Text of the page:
At the beginning of 2021, within a month of the operation to contain the conflict, a governmental regulatory body was formed to establish an interim government in Tigray. These appointed leaders were ethnically Tigrayan, and the goal was to rehabilitate the region, provide assistance to the people affected by the conflict, and continue the local government's responsibility of providing basic services until the Tigrayan people elect their representatives.
During this time, prominent TPLF leaders were tracked down and arrested, and most of their mechanized munitions, which they had used to bomb cities in the Amhara region and Eritrea, were disabled. The remnants of the TPLF forces left the major cities, including Aksum, Adwa, Adigrat, and the capital city, Mekelle, and scattered to different parts of the Tigray mountains to form a guerilla rebel group.
Between February – and March 2021, the new United States administration reversed the former U.S. Secretary of State Pompeo’s stance on supporting Ethiopia’s government action on law enforcement in the Northern part of Ethiopia. Consequently, the State Department released statements targeting the Ethiopian Government and showing a clear sign of support of the TPLF rebel group.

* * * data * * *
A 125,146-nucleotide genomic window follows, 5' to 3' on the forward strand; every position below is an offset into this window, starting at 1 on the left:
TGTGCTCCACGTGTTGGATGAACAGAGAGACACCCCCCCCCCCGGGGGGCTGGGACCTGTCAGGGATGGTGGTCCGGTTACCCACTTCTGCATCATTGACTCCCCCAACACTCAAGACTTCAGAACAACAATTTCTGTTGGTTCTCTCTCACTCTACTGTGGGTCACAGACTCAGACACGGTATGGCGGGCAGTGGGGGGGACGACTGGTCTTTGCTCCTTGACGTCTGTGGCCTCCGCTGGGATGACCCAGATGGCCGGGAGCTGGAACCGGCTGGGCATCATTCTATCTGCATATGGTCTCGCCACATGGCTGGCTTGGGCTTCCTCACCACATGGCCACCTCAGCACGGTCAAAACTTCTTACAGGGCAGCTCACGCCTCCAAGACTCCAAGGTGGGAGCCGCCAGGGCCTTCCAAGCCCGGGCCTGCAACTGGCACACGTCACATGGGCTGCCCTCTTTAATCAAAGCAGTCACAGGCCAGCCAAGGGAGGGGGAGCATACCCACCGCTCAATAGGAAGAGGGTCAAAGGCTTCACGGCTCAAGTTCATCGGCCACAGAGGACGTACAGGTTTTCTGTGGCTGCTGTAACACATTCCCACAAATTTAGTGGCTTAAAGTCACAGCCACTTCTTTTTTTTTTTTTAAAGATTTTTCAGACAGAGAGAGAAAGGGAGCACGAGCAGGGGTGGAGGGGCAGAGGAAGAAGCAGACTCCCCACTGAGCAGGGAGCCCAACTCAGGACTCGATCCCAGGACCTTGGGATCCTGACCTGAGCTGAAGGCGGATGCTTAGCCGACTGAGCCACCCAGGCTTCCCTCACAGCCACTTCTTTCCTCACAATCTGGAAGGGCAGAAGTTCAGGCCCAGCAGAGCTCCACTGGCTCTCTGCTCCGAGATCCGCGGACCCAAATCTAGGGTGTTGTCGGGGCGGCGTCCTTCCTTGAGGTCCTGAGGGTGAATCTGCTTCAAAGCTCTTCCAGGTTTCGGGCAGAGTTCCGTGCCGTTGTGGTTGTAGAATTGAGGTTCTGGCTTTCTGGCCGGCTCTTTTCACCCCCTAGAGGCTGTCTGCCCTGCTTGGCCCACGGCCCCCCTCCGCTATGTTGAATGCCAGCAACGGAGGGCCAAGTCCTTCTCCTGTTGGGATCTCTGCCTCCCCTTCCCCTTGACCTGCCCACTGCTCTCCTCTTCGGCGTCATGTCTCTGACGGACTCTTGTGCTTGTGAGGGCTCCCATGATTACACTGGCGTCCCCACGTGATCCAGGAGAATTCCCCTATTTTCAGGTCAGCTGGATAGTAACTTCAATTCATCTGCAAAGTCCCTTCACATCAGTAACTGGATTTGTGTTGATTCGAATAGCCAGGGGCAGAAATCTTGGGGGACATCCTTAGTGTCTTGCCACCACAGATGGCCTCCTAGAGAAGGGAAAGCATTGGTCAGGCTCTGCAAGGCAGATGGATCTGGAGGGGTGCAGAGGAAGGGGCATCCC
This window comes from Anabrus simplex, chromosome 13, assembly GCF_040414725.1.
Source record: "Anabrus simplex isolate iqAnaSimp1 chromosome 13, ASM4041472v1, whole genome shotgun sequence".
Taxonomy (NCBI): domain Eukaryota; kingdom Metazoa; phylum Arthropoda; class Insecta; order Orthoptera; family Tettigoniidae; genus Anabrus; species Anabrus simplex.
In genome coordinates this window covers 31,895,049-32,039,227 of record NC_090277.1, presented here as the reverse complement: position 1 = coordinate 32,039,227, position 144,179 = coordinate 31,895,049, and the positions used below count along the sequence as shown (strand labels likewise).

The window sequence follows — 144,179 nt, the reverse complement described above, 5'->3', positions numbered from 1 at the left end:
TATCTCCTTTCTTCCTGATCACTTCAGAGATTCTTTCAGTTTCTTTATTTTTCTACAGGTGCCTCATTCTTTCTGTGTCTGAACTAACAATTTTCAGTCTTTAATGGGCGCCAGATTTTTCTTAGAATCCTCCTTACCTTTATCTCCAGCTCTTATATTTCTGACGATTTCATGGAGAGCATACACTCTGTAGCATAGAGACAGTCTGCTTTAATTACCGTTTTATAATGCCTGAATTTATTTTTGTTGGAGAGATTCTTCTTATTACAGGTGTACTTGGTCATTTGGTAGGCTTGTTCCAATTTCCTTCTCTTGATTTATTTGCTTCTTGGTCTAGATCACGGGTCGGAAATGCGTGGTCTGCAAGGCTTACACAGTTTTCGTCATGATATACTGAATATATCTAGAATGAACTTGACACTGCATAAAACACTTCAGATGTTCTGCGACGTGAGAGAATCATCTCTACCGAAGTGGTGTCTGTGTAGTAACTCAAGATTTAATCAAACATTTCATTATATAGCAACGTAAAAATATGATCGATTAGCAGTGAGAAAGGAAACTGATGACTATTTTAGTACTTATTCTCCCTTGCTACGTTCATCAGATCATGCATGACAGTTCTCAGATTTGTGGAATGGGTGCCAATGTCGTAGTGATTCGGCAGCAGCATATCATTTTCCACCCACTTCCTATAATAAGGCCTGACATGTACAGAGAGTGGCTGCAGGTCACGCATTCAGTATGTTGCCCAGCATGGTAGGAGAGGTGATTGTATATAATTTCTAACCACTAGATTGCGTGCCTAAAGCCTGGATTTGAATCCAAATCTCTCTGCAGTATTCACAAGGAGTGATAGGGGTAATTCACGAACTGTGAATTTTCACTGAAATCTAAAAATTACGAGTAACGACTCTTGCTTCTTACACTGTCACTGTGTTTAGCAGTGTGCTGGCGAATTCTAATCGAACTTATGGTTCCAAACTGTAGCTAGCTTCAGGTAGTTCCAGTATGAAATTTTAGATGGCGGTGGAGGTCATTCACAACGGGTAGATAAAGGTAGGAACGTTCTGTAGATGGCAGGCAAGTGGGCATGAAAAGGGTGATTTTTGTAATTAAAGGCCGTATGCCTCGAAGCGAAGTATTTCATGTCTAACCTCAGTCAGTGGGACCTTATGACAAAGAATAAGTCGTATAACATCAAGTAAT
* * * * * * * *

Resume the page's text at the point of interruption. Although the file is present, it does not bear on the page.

Furthermore, Linda Thomas, the U.S. Ambassador at the United Nations, pressed the member states to bring Ethiopia’s internal issues to the Security Council for possible sanctions. At a UN closed meeting, which was recently leaked, other representatives challenged the U.S. allegations of atrocities, particularly sexual violence by Ethiopian forces. Many members stated that there is no credible data available to justify such accusations.
Thus, the Biden Administration’s attempts to pressure Ethiopia using the UN Security Council failed more than five times as of May. Frustrated by a lack of progress, the State Department decided to take unilateral action to ban the Ethiopian Government officials from entering the U.S., which was considered an “initial measure”.
As the State Department, USAID, and other western organizations piled pressure on Ethiopia with a clear indication of economic sanction or military intervention; and as TPLF forces continued to wage asymmetric guerilla warfare, making it impossible to return Tigray to peaceful normalcy, the federal government was forced to declare a unilateral ceasefire and withdraw the federal army from the Tigray region.